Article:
The ‘Oslo Peace Scholarship’ is awarded by the Australia National University to students of their Masters of International Affairs specialising in Peace and Conflict Studies. Applicants should state their interest in being considered for this scholarship when applying to ANU.
More information about the scholarship and admissions procedure can be found here. Queries should be directed to ANU’s office for Graduate Studies in International Affairs at email@example.com.
Q. Does PRIO accept interns?
Simple Answer: PRIO does not formally offer internships or work placements.
PRIO has occasionally accepted interns in the past, and we are still in principle willing to consider open applications that are sent to us. There are no application forms or deadlines, and candidates (or the academic institute to which they are affiliated) will ideally have made contact with the leader of a specific project that they are interested in working with. A list of active projects can be found here (PRIO) and here (CSCW).
Our ability to take on an intern depends on the availability of office space, the capacity and interest of a relevant programme or project manager who would provide them with supervision, and the overriding issue of funding, as with the other positions. Internship positions are also subject to an overhead charge which needs to be covered by external sources.
Please note that as internships fall outside the regular scholarships and staff positions available at PRIO, it is recommended that candidates present their applications through the academic institutions to which they are affiliated, and that steps taken to cover expenses (plus our overhead), through grants or otherwise, are clearly explained.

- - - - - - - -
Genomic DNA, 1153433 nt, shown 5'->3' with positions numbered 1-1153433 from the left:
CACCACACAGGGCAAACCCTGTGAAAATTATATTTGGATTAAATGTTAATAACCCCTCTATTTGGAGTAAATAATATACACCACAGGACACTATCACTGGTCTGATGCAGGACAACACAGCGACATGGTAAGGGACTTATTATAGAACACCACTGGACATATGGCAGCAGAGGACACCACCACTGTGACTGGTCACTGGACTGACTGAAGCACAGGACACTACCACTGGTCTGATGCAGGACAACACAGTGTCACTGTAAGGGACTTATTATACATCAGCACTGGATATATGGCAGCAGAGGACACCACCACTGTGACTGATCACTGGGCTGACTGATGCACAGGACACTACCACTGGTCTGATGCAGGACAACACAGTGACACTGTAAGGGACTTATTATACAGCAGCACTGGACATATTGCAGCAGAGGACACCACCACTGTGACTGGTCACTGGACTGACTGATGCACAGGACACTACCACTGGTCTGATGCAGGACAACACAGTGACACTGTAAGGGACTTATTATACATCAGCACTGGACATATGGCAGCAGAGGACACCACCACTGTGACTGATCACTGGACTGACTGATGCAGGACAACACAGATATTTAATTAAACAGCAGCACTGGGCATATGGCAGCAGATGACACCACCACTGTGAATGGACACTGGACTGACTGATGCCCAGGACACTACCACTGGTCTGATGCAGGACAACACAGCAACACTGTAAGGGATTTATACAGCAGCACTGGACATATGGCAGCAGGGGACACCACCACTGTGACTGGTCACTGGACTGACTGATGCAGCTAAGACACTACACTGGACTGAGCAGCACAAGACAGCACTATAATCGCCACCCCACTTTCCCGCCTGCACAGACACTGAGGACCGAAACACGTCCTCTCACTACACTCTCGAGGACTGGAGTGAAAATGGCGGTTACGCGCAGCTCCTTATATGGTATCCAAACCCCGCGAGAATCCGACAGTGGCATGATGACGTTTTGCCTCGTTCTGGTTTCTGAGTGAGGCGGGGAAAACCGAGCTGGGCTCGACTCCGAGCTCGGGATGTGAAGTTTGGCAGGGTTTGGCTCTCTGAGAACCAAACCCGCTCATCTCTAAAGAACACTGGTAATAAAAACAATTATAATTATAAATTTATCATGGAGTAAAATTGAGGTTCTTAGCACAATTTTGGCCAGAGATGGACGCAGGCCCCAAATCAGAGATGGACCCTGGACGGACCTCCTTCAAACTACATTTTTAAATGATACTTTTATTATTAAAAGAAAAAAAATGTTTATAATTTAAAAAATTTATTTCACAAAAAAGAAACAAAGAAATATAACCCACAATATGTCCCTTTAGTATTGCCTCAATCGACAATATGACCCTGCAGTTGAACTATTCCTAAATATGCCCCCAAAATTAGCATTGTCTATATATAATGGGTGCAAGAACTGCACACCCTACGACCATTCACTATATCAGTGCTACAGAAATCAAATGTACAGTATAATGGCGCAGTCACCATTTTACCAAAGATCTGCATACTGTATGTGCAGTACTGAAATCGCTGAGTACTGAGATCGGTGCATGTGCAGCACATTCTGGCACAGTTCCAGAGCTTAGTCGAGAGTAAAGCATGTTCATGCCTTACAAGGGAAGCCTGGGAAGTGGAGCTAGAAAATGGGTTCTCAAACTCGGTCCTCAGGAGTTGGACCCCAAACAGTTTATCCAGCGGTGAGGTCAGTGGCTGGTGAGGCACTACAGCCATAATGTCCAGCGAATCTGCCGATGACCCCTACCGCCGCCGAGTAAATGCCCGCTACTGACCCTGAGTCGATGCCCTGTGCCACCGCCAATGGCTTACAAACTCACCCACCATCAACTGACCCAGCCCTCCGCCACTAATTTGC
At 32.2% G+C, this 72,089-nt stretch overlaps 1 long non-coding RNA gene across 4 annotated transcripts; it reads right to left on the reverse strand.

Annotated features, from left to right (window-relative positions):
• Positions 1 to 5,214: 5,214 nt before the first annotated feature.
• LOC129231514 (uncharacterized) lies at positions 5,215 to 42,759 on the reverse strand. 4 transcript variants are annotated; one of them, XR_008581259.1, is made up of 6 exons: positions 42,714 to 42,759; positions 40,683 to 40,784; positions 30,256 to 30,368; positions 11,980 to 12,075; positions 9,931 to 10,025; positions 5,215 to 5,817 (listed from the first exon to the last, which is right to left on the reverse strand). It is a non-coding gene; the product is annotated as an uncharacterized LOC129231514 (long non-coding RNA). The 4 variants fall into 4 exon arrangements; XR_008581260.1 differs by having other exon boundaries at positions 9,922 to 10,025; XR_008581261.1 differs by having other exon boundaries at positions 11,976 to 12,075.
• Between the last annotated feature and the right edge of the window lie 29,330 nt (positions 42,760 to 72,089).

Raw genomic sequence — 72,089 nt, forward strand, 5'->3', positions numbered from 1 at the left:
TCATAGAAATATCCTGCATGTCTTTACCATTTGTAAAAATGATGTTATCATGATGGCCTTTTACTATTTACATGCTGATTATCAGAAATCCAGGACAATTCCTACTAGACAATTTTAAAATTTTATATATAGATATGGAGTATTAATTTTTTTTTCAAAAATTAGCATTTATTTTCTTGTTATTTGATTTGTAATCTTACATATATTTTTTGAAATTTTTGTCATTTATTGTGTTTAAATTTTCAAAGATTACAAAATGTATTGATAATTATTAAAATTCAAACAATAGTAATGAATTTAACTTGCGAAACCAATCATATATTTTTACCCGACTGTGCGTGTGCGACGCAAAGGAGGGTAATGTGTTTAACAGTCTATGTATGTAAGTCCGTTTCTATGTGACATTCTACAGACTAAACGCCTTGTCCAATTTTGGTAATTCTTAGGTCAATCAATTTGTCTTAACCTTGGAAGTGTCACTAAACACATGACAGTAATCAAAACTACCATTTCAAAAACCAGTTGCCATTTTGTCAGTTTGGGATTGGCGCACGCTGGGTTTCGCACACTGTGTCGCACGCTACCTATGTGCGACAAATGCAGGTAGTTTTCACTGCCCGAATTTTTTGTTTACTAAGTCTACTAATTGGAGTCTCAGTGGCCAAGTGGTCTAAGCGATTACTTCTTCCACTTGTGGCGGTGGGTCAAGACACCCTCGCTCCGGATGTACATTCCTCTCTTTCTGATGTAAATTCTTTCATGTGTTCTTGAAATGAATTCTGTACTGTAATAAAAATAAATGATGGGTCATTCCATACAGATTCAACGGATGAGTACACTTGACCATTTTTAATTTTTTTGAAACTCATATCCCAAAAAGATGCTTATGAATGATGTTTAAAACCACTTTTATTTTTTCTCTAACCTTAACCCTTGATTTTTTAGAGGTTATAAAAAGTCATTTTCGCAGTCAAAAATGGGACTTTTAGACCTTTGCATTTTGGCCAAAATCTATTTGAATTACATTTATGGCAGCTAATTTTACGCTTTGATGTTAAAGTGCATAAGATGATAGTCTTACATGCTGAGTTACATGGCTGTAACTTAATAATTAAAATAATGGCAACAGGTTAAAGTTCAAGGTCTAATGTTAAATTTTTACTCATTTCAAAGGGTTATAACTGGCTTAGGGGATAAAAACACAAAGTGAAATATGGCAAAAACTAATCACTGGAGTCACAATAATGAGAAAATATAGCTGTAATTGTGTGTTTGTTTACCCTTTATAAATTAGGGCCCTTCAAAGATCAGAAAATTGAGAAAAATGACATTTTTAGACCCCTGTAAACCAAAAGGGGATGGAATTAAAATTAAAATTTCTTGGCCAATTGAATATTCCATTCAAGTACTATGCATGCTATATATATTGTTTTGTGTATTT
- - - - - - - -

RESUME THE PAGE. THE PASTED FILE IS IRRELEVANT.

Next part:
Q. Does PRIO accept guest researchers?
Simple Answer: Occasionally.
Our ability to host a guest researcher (including doctoral students) depends on the availability of office space, available funds, and the capacity of the relevant programme manager who would provide them with supervision. In principle, PRIO is willing to consider hosting guest researchers whose projects are generally of relevance to our own research agenda, more specifically of relevance to an existing project, and whereby a period of close working promises to be mutually beneficial.
Guest Researcher positions are, just like with regular positions, subject to an overhead charge which needs to be covered by external sources. There may be opportunity for an existing project at PRIO to cover part of this in-built overhead cost, but usually the guest researcher’s home institute would be expected to cover it. Occasionally, PRIO will apply to external sources to fund the inclusion of a specific (named) guest researcher in a project, but as with the standard researcher fellowships this needs to be built into the project budget already at the development stage. It is therefore recommended that you first contact an appropriate researcher at PRIO to make them aware of your research and how it might be of benefit to their current and future projects.
Q. Is it possible to do a PhD at PRIO?
Simple Answer: PRIO does not grant degrees, but the institute employs a number of researchers who are enrolled in PhD programmes at universities, usually in Norway. Some have PRIO as their full-time employer while others are affiliated on a part-time basis.